They Shoot Oscar Prognosticators, Don’t They?

Did The Directors’ Guild Seal It For Birdman?

By J. Don Birnam

February 10, 2015

She should hang out with Keri Russell's character in Waitress.

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On Saturday, the Directors Guild of America awarded Birdman’s Alejandro González Iñárritu their top honor, completing Birdman’s trifecta of industry honors after its PGA and SAG victories earlier this year. Is the Best Picture Oscar next? Not so fast, said BAFTA, the British Academy with at least some overlap with AMPAS. On Sunday night, they gave Boyhood the top three prizes for Picture, Directing and Writing. So what to make of this?

Focusing first on the American guilds, to be honest, Birdman’s domination is nothing short of startling. The following movies have won all three of the PGA/SAG/DGA trifecta: Argo, The King’s Speech, Slumdog Millionaire, No Country for Old Men, Return of the King, Chicago, American Beauty, and Apollo 13. If you take out Apollo 13 (during that anomalous year, Braveheart sent the screeners to everyone for the first time year) it is obvious what all the other movies have in common. They all won Best Picture, and all but two also won Best Director.

So it may be that this year is another Social Network/King’s Speech year. The Social Network won every critical award under the sun and the Globes, but when the guilds began to speak, it all came to a screeching halt and The King’s Speech became unstoppable. The problem is, Boyhood is no Social Network, and Birdman is no King’s Speech. Boyhood is not the dark and despairing tale of lost friendships, but instead packs an uplifting and nostalgic message about life. And Birdman is not a paint-by-numbers bland story of world redemption, but instead showcases complex symbolism and a long range of emotion. If anything, you would expect an opposite relationship between the two with Boyhood spoiling Birdman.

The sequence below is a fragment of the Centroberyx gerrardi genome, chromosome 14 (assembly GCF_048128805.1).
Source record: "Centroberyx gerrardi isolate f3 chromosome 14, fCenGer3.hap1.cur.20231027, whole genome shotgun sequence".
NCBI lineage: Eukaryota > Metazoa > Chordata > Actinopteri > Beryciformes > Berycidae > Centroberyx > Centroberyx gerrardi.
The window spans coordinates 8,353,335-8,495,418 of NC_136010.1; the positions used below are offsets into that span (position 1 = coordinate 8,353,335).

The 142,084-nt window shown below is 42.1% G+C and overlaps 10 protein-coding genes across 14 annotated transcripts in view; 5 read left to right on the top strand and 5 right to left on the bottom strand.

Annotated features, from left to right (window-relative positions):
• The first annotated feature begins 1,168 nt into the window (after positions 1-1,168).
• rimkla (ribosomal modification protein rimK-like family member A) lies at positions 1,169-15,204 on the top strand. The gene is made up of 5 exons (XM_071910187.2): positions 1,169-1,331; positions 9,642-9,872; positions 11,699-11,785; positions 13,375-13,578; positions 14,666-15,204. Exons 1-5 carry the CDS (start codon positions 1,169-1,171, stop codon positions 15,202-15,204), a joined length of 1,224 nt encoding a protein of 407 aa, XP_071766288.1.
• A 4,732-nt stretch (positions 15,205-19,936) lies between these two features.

But, in most of the years listed above, the trifecta winner also won big at BAFTA, where Birdman faltered and won only cinematography. What to make of this? I think those looking for ways to save Boyhood will point to BAFTA and perhaps they will be right. But the three guilds soundly rejecting Boyhood for Birdman is to me significant. I don’t think it’s a runaway like the Argo year, say, but Birdman is your undeniable front-runner no matter how much those loyal to Boyhood want to tell you otherwise (I was on that boat during The Social Network’s collapse, so I know quite well what it feels like). That said, the BAFTAs moved their date around 2008 to precede the Oscars and, as they would openly admit, try to predict or influence them, and since that year Best Picture at BAFTA has gone on to win Best Picture at the Oscars. So Boyhood’s win should be taken very seriously. This is a close race.

As an aside, BAFTA delivered expected wins to Patricia Arquette, J.K Simmons, Julianne Moore, and Eddie Redmayne. Those four also won the SAG, but it is rare for the four to match at SAG/BAFTA/Oscar, so oddly enough, this may make the case for Keaton stronger. And BAFTA also gave Whiplash Best Sound and Best Editing, two categories I’ve already foreseen could go to that movie in previous columns.

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